"So that was one of my clues when I went into the property in Opunake. I take a test, it comes back and they have meth." 

Baker says one of her main motivations for doing the testing is to see an improvement in housing standards, especially in homes where children could be effected by methamphetamine contamination. 

"Children are really good at measuring P, because they react more. But I don't think we use them as testers," she says. 

"Most of the symptoms are respiratory to begin with. Kids end up with chest infections that won't go away.

"Most importantly, if you've got children, [watch to see if] they're constantly ill or sick, [or] they have respiratory symptoms. Some children can develop rashes and sores that don't go away or can't be healed."

There are also other symptoms, she says. 

"You may suffer from insomnia. You may, when you arrive at the property, after half an hour, get a headache, or you may feel sick and every time you leave your property you may feel better.

"If you feel better after you leave your house then you might want to consider doing something about that and perhaps checking it out."

What standards are in place for testing?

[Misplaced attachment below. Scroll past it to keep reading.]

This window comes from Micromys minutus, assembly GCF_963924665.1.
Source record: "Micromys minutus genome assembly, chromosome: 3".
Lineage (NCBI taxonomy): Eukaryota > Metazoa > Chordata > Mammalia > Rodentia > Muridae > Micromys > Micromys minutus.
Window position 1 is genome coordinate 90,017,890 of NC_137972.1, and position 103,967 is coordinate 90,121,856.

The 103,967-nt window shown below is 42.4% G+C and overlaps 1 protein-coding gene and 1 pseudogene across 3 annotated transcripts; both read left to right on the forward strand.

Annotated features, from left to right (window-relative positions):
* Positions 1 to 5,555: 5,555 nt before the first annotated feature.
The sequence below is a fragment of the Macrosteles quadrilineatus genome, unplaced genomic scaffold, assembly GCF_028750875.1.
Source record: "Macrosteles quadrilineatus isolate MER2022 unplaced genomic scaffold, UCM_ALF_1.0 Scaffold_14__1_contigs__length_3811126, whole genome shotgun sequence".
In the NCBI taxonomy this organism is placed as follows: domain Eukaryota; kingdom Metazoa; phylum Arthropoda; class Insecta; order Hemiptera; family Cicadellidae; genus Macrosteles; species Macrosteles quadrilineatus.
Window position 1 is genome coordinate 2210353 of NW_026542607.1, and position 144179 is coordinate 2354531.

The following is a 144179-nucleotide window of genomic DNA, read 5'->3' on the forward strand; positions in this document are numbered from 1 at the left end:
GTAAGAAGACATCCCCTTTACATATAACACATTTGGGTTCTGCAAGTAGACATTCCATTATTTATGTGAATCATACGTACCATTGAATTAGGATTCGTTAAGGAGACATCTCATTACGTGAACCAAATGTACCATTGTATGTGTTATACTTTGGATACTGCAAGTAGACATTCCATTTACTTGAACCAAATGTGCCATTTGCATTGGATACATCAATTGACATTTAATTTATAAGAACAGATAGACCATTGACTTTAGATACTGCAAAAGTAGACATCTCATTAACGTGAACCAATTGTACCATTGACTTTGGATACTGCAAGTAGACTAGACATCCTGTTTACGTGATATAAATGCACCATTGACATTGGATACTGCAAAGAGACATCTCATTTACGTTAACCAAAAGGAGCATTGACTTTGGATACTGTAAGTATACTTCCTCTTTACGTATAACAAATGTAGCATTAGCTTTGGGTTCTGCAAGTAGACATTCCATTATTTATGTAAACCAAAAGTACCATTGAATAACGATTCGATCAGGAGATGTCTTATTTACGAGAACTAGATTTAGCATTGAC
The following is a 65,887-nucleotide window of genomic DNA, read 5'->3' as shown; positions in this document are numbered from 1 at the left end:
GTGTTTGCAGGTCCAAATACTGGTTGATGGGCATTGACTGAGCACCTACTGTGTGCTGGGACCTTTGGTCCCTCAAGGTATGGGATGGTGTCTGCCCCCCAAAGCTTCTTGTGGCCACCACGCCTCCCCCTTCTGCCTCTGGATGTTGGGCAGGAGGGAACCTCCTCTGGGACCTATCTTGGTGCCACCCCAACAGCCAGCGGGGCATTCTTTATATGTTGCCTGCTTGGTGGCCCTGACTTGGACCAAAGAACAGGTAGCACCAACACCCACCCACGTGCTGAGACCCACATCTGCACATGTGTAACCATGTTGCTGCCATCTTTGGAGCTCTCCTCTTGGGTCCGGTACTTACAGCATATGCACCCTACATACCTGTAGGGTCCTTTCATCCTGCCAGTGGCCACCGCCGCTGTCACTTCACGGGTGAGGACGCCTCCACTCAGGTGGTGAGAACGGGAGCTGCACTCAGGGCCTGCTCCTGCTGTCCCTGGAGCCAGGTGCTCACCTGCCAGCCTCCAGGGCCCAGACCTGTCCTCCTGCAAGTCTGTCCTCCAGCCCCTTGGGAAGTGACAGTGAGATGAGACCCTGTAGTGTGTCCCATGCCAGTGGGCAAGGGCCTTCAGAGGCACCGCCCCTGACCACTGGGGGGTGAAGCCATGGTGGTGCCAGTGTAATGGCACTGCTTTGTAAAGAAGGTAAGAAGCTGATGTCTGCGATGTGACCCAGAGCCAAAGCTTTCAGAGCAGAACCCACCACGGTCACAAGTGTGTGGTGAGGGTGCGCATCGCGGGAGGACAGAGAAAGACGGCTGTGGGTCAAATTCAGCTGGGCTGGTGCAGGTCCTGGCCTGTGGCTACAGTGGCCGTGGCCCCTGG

In short, there are no standards for methamphetamine testing and clean-up in New Zealand. However, there are Ministry guidelines. While they don't explicitly confirm a safe level, they establish an acceptable level post-remediation: less than 0.5 micrograms per 100 square centimetres. 

What about standards for testers? 
The Institute of Environmental Science and Research says as far as it knows, there are no testing standards commercial operators must meet.

Are standards coming? 
Work is under way to develop a new New Zealand standard that will cover the testing and decontamination of meth-contaminated properties. The technical committee that will prepare the standard has been appointed and 4 and will meet this month.

I'm renting a house: who's responsible for testing? 
If landlords rent out a property that is contaminated, they are breaching their obligations under the Residential Tenancies Act 1986, as well as other legislation such as the Building Act and the Health Act.

However, there is no obligation for landlords to test their property and, while they must decontaminate it before it is re-tenanted under the Residential Tenancies Act, their duty does not extend to disclosing its history to prospective tenants unless asked.

How much does it all cost? 
The costs of sorting out contamination vary wildly. Costs for detailed testing range from $249 to $10,000, while decontamination can range from $2000 to $50,000. 

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How to spot a meth house:
* Brown stains on walls and red or yellow stains on the floors
* Chemical stains around the kitchen sink, laundry, toilet or stormwater drains
* Oily residue on surfaces
* Unusual chemical smells, blocked drains, missing light bulbs, numerous chemical containers, stained glass equipment and cookware
* Cold tablet packages (in the rubbish or lying around) Drug paraphernalia including glass pipes and needles on the property

Source: Housing New Zealand

 - Stuff